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Therapist-Level Moderation of Within- and Between-Therapist Process-Outcome Associations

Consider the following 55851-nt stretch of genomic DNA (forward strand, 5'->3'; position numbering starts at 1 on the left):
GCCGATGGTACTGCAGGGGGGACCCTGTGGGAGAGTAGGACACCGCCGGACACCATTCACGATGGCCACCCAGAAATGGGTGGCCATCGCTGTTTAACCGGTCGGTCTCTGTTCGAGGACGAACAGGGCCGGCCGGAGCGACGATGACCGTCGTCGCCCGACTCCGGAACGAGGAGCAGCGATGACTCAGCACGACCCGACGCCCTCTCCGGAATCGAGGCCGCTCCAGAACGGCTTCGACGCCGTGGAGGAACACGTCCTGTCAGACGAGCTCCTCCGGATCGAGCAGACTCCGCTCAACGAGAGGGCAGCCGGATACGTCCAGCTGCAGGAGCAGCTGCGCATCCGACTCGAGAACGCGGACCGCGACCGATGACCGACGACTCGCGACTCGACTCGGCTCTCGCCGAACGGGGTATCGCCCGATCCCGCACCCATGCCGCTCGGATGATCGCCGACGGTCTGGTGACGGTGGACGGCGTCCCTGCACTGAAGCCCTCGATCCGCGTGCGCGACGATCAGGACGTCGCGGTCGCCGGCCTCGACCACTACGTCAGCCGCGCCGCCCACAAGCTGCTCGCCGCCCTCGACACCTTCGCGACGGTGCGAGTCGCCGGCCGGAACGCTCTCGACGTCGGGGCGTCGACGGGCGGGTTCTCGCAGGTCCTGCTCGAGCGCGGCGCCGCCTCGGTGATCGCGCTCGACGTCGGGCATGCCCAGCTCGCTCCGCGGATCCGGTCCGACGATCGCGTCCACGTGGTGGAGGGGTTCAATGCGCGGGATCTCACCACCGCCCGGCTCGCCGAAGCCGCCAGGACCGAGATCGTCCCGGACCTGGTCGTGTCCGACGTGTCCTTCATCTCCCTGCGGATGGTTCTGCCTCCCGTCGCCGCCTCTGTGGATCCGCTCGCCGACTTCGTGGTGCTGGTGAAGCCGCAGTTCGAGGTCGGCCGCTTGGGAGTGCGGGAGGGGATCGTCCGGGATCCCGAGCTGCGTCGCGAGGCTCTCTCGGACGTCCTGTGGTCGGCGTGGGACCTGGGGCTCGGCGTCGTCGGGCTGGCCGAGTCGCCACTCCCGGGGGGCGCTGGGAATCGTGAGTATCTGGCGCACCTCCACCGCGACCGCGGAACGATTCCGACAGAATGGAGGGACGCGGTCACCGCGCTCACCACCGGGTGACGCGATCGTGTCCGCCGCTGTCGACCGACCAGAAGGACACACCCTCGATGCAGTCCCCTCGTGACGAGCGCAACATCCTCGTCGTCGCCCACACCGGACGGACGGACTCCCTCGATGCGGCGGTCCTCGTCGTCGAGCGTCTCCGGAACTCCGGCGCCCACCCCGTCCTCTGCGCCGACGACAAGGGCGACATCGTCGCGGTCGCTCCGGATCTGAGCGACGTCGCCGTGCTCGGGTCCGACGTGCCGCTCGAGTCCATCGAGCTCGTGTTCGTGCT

Objective: Although higher-quality patient-therapist alliance and more positive patient outcome expectation (OE) consistently predict improvement in psychotherapy, most research has failed to capture the inherent nuance in these process-outcome relations by parsing them into within-therapist (i.e., differences between patients treated by the same therapist) and between-therapist (i.e., differences between therapists’ average process/outcome ratings across all patients in their caseloads) components. Moreover, the few studies that have done so have produced mixed results, suggesting the possibility of systematic variability in these associations (i.e., moderators). One potential source of such variability could be providers themselves; that is, different therapists could use these processes to differing therapeutic benefit. In this vein, the present study had three primary aims. First, I tested the alliance- and OE-outcome associations at both the within- and between-therapist levels. Second, I examined whether the within-therapist alliance- and OE-outcome associations varied among therapists. Third, I explored therapist-level moderators (i.e., theoretical orientation, self-perceived alliance- and OE-strategy usage, and self-perceived alliance- and OE-fostering effectiveness) of the within- and between-therapist alliance- and OE-outcome associations. Finally, as an ancillary question, I explored whether the two components of the process-outcomes associations interacted to predict treatment outcomes; namely, does the extent to which patient-level variability in alliance and OE correlates with improvement (within-therapist component) differ as a function of therapists’ general abilities (across all patients) to foster positive alliances and OE (between-therapist component)? Method: Data derived from 212 adult outpatients treated naturalistically by 42 psychotherapists as part of a randomized trial that compared different case assignment methods. Patients completed measures of alliance, OE, and outcome repeatedly throughout treatment, and therapist rated their characteristics at baseline. I used multilevel structural equation models to test the primary and ancillary research questions. Results: Regarding aim 1, higher-quality between-therapist alliance was associated with greater caseload-level improvement (0.62, SD = 0.29; 95% credible interval [CI] = 0.003, 1.10), whereas within-therapist alliance was unrelated to patient-level improvement (0.38, SD = 0.20; 95% CI = -0.07, 0.75). Although between-therapist OE was unrelated to caseload-level improvement (2.64, SD = 1.69; 95% CI = -0.67, 6.20), more optimistic OE was associated with greater patient-level improvement (0.84, SD = 0.35; 95% CI = 0.15, 1.53). Regarding aim 2, both within-therapist process-outcome associations varied significantly among therapists. Regarding aim 3, therapists’ self-perceived alliance-fostering effectiveness moderated the within-therapist alliance-outcome association (-0.76, SD = 0.24; 95% CI = -1.18, -0.28), whereas identification with a cognitive behavioral orientation moderated the between-therapist alliance-outcome association (-0.46, SD = 0.23; 95% CI = -0.96, -0.004). Taken together, the alliance may have stronger within-therapist associations with improvement in the hands of therapists who are humbler in assessing their own alliance-fostering abilities, and stronger between-therapist associations with improvement for therapists who do not identify strongly with a cognitive behavioral orientation. Finally, regarding the ancillary aim, the within- and between-therapist process components did not have a significant interactive effect on treatment outcomes. Conclusions. Results indicate that different therapists use theory-common treatment processes to differing therapeutic benefit, which can inform more personalized clinical practices and trainings.